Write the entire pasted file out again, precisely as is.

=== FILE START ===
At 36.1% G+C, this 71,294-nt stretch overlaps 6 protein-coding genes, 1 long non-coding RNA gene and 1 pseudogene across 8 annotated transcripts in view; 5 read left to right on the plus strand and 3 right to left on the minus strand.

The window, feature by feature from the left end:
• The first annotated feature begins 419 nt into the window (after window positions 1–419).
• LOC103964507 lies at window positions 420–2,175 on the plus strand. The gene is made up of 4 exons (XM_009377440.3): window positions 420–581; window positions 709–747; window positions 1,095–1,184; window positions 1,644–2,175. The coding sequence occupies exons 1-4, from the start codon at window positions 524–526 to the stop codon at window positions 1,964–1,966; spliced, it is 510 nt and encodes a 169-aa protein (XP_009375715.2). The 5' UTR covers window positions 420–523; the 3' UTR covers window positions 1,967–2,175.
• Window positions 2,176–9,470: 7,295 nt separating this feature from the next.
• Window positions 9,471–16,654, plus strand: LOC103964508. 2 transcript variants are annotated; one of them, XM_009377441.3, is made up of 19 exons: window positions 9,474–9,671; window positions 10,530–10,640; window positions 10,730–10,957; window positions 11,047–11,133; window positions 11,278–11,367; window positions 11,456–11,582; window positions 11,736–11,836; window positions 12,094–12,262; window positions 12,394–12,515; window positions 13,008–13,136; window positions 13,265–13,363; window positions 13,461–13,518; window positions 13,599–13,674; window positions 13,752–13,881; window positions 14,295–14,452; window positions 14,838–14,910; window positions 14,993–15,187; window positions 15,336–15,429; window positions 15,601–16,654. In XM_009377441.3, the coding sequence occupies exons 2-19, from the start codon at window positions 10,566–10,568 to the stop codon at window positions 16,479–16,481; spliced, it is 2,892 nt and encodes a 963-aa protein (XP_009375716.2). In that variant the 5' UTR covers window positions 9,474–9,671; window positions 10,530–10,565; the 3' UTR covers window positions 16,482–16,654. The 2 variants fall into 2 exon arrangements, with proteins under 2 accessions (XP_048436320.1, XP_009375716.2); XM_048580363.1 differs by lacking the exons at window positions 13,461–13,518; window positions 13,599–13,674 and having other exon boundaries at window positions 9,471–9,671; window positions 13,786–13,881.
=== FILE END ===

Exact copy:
At 36.1% G+C, this 71,294-nt stretch overlaps 6 protein-coding genes, 1 long non-coding RNA gene and 1 pseudogene across 8 annotated transcripts in view; 5 read left to right on the plus strand and 3 right to left on the minus strand.

The window, feature by feature from the left end:
• The first annotated feature begins 419 nt into the window (after window positions 1–419).
• LOC103964507 lies at window positions 420–2,175 on the plus strand. The gene is made up of 4 exons (XM_009377440.3): window positions 420–581; window positions 709–747; window positions 1,095–1,184; window positions 1,644–2,175. The coding sequence occupies exons 1-4, from the start codon at window positions 524–526 to the stop codon at window positions 1,964–1,966; spliced, it is 510 nt and encodes a 169-aa protein (XP_009375715.2). The 5' UTR covers window positions 420–523; the 3' UTR covers window positions 1,967–2,175.
• Window positions 2,176–9,470: 7,295 nt separating this feature from the next.
• Window positions 9,471–16,654, plus strand: LOC103964508. 2 transcript variants are annotated; one of them, XM_009377441.3, is made up of 19 exons: window positions 9,474–9,671; window positions 10,530–10,640; window positions 10,730–10,957; window positions 11,047–11,133; window positions 11,278–11,367; window positions 11,456–11,582; window positions 11,736–11,836; window positions 12,094–12,262; window positions 12,394–12,515; window positions 13,008–13,136; window positions 13,265–13,363; window positions 13,461–13,518; window positions 13,599–13,674; window positions 13,752–13,881; window positions 14,295–14,452; window positions 14,838–14,910; window positions 14,993–15,187; window positions 15,336–15,429; window positions 15,601–16,654. In XM_009377441.3, the coding sequence occupies exons 2-19, from the start codon at window positions 10,566–10,568 to the stop codon at window positions 16,479–16,481; spliced, it is 2,892 nt and encodes a 963-aa protein (XP_009375716.2). In that variant the 5' UTR covers window positions 9,474–9,671; window positions 10,530–10,565; the 3' UTR covers window positions 16,482–16,654. The 2 variants fall into 2 exon arrangements, with proteins under 2 accessions (XP_048436320.1, XP_009375716.2); XM_048580363.1 differs by lacking the exons at window positions 13,461–13,518; window positions 13,599–13,674 and having other exon boundaries at window positions 9,471–9,671; window positions 13,786–13,881.